IT Team

IT Team Support: Getting Value for Money

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For many businesses, an IT team represents the oil on the machine. Without in-house IT support, there’s no one to take support calls and no one to help with new hardware. You also have no one to tell you what’s possible when your growth relies on having the right tech in place.

The trouble is, IT teams cost a lot of money. Many small businesses just don’t have the capital needed to grow and have a team of IT experts keeping the technology gears moving.

So, is it possible to cut back on your IT costs? Or will doing away with the need for an in-house IT team hinder your business?

We’ll look at the options.

Pros and Cons of an In-House IT Team

Whether you are considering the feasibility of a new business or you’re looking at ways of growing an existing business, you won’t be alone if you are suprised at IT costs. However, an in-house IT team is no longer your only option when it comes to IT support. If you can track down a well-managed IT service provider, you’re likely to save yourself money and still receive cutting edge tech support.

IT team, IT support
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This might sound as if an in-house IT team is an inherently bad idea. However, that really isn’t the case. If you have the option of an incredibly talented in-house team and you can afford it then it can make a lot of sense.

The trouble is, very few businesses can justify these kinds of costs. We’re not just talking about small businesses. There are government departments and major names in commerce that have decided to outsource their IT support.

So, why do they (and millions of other businesses) do it?


Make sure you’re comparing like-for-like. Compare the process of bringing onboard a new IT team with the cost of outsourcing. First, consider the investment of time on your part. If you’re lucky, your recruitment process will extend only to 12 weeks. This includes the notice that new-hires must give to their current employer. It is not uncommon for this timeline to stretch into more months out of your year, especially since IT managers are often contracted to give 3 months’ notice.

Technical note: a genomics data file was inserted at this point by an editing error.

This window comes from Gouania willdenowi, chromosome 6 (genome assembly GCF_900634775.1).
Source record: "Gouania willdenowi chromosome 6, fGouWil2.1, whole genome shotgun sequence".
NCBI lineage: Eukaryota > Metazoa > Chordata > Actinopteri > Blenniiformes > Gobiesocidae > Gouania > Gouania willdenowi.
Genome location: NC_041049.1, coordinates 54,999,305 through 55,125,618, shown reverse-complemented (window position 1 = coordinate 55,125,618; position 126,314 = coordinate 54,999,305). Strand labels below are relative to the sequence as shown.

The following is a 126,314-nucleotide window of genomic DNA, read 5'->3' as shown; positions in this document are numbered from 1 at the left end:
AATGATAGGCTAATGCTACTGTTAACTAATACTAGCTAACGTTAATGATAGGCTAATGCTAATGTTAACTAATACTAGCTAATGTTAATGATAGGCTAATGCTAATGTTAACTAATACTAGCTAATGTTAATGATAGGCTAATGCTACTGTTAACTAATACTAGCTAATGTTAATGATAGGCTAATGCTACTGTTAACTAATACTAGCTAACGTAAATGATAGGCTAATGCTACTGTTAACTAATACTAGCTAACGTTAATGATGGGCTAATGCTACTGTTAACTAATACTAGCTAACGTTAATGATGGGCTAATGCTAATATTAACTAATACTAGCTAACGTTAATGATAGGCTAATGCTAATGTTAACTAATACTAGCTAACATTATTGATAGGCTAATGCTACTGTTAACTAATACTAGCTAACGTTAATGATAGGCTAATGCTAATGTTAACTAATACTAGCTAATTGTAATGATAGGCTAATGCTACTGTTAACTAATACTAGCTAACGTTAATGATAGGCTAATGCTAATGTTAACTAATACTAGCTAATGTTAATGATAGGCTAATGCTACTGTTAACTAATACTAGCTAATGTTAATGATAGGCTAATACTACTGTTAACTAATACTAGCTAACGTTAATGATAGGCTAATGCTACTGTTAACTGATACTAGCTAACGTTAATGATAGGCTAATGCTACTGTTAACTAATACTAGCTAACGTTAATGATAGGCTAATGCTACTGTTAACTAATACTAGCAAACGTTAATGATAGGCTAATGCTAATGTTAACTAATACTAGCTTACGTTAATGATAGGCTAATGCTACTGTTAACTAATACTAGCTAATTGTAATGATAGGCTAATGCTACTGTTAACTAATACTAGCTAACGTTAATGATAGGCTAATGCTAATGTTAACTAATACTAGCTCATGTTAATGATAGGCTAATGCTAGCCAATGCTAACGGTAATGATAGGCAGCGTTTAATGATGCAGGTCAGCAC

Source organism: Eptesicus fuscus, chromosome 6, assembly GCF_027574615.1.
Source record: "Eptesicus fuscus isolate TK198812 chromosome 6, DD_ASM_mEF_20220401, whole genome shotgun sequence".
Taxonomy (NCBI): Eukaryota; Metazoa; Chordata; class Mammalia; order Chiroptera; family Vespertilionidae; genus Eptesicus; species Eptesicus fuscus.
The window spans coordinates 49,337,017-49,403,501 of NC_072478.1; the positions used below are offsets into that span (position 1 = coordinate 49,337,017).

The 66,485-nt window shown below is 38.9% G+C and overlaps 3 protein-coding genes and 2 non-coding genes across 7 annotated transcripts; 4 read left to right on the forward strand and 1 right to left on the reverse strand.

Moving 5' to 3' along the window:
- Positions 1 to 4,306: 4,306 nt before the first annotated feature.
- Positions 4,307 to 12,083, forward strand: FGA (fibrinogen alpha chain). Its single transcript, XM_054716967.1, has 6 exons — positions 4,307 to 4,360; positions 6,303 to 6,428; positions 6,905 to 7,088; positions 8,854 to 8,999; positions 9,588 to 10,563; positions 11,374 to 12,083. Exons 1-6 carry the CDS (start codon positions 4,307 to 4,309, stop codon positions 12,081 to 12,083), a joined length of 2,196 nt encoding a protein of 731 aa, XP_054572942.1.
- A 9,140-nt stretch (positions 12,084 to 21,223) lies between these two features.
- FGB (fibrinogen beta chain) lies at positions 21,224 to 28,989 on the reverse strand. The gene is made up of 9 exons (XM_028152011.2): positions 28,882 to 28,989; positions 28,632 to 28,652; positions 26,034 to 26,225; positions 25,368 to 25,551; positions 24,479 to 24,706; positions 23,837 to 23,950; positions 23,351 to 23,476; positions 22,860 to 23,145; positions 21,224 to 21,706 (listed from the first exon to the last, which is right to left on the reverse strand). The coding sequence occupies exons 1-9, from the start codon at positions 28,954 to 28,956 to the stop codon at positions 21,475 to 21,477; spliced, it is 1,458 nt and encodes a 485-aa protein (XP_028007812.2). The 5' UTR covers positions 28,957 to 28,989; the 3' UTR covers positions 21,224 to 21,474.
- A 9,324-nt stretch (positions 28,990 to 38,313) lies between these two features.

All in, you should expect recruitment to cost your business around $3,000 – $5,000 per hire. Since most small businesses are going to need at least 2 members of IT staff, that’s going to be between $6,000 – $10,000 before you’ve done any induction training. Even if you’ve got that money sitting in the bank at the moment, the real question is; does this represent the very best way to spend it?

What’s the Alternative?

Using a managed service provider (MSP) is unquestionably the most cost-effective way of doing things. But should you be focusing on cost alone? Realistically, probably not. After all, if you bought on cost alone, you could outsource your IT support to non-English speaking, non-US based freelancers and take on all the challenges associated with their services.

The great thing about using a managed service provider is that their costs are understandably lower. They work with a large number of clients and have low overhead costs. They may still offer excellent service, but their cost represents an economy of scale.


For example, a well-managed service provider might have a monthly wage bill of $250,000. That is completely out of the reach of small businesses. However, when freelancers or managed service providers work with 150 small businesses, the shared value meets the income expectations of IT professionals and provides excellent support to clients.

How Much Time Do You Need?

If you’re worried about an MSP not paying your business enough attention, don’t be. In reality, a small business actually has a very limited requirement for IT support and maintenance time.

With this in mind, you might be wondering why we initially suggested a minimum of 2 full-time members of staff if you were going to build your own team. The answer is fairly obvious; while your IT requirement will come in bursts, your employees’ contracts won’t. So, you’re going to need to keep your team employed, even if they’re not actively working on anything at any given moment.

This represents another big plus for using a managed provider. Sure, they might not be sitting next to you in your office, but you’re only paying for what you need. While they’re away working with other clients, they’re sharpening their skills, too. The result? You’ve got a part-time IT team that’s constantly up to speed with the very best practices in the industry.

This is enormously useful for small businesses because it means you’ve got access to cutting-edge knowledge whenever you pick up the phone. Are you keen to understand what SD WAN could bring to your growth plans? Maybe you’re interested in building a hybrid network that will allow you to put staff on the road? Whatever your requirement, your managed service provider will have done it already and they’ll be ready to help you put together a solution of your own.

Running Without an IT Team

Realistically, no company is going to be able to run without an IT team. If you do, your luck will run out pretty quickly, especially when you consider how many cyber-attacks occur around the world on a daily basis.

So, having a good, reliable, and knowledgeable team on board is a must. You just need to ask yourself whether you’d like that team to be in-house with all the costs and logistics that go alongside that or based in the office of a managed service provider. When there’s the kind of world-class knowledge that will put you ahead of your competition for less than you’d pay in-house, it’s clear to see why so many businesses are choosing to outsource.